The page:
There are many ways to be a skeptic. There are knee jerk skeptics who refuse to believe anything regardless of the evidence. There are cherry pickers who only believe that which supports their previously held views. And then there are rational skeptics, people who consider all the evidence pro and con.
Knee jerks and cherry pickers give skepticism a bad name. They use skepticism as cover for their intellectual laziness. They reject evidence they don’t like while claiming to think critically. A rational skeptic doesn’t reject evidence. They evaluate claims by looking at the evidence for and against the claim being made.
Humanists are rational skeptics. Or, we try to be. We use skepticism to remind ourselves to look at the evidence available and evaluate it properly. We know our problems are hard to solve, so we use our skepticism to make sure our chosen solution will actually work and not just be a waste of time, money and resources.
If you want to actually solve your problems, don’t be a knee jerk skeptic or a cherry picker. Use your skepticism optimistically. Actually evaluate the evidence for AND against and don’t ever reject evidence out of hand. Find out what is most likely true and use that knowledge to solve your problems as effectively as possible.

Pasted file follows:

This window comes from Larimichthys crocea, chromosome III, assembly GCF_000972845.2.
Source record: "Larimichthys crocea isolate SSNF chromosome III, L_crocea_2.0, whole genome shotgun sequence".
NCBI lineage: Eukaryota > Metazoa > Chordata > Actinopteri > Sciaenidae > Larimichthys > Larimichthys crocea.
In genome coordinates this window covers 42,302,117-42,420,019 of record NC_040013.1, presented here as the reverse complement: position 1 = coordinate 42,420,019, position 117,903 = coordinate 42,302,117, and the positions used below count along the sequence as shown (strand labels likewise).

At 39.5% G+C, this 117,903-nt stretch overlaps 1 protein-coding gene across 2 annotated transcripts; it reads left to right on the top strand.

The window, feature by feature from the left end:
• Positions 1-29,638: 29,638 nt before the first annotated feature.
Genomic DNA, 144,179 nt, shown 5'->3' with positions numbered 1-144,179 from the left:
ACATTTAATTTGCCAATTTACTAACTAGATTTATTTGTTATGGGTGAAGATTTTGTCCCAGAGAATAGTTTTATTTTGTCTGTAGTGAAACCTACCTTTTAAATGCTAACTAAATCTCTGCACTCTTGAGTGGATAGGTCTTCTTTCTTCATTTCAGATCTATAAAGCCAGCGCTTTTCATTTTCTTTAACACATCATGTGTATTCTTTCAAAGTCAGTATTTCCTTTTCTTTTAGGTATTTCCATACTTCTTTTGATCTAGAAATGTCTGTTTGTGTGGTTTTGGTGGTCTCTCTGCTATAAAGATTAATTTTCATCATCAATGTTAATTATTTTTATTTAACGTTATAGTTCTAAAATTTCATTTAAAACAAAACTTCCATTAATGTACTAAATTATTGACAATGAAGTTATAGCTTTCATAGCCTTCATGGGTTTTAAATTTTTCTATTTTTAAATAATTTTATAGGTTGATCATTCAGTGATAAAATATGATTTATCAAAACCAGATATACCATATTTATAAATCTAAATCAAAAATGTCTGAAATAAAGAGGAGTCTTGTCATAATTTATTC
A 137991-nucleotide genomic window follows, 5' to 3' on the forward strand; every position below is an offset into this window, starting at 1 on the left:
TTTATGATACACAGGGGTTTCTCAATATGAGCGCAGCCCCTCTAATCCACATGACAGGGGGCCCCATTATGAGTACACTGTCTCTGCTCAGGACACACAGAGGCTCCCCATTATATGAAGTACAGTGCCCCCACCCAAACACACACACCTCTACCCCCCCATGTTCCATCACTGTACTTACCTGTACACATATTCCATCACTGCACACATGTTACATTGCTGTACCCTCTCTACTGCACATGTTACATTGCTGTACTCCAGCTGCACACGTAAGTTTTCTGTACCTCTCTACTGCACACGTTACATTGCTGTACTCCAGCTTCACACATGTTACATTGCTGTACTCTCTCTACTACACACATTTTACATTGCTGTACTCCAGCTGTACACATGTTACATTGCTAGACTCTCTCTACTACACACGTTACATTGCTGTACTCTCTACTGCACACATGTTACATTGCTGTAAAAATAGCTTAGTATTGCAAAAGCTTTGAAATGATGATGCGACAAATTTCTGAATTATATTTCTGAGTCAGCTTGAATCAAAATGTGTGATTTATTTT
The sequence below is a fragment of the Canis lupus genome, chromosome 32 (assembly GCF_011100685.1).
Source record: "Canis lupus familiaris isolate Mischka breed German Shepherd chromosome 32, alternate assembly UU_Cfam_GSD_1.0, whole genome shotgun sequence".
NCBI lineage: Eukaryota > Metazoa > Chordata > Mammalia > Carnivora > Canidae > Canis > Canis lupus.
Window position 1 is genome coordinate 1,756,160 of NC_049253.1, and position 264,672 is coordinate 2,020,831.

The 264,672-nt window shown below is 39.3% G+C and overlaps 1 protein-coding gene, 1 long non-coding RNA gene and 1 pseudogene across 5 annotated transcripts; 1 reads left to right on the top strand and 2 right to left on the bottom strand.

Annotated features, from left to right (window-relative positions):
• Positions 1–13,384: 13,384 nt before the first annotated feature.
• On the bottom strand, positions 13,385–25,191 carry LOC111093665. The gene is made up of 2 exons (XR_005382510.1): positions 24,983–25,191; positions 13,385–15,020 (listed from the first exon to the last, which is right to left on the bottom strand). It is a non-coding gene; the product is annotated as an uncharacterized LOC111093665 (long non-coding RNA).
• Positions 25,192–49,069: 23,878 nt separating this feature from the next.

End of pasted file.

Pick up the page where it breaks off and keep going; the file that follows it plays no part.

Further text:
Never miss a local story.
If someone tells you that you are wrong or mistaken, don’t have a knee jerk reaction to them. Be skeptical about what YOU think is true. Maybe you are wrong. Maybe they are. But until you actually evaluate the evidence – you won’t know for sure.
Being a rational skeptic is hard work. Lots of people take the lazy way out and reject all evidence that doesn’t agree with what they believe. Other people have invested so much time, energy and money into things that aren’t true that they can’t bring themselves to admit they were duped. Don’t be one of those people. The only thing worse than being wrong is continuing to be wrong after it’s been pointed out to you.
Be skeptical of yourself and of your own knowledge. Seek out information that contradicts what you think you know to be so. Use your skepticism to find the truth about whatever it is you are concerned about. Whether you are struggling with a personal problem or a political one, finding the truth and knowing that there is an objective reality that we can learn the truth about is one of the most optimistic things you can do. But to get there, you have to be skeptical and rational and be willing to look at the evidence for and against your views. Only then can you call yourself a rational skeptic.
Jennifer Hancock is the founder of Humanist Learning Systems and the author of several books about Humanism. https://humanistlearning.com. Faith Matters is a regular feature of Saturday’s Herald.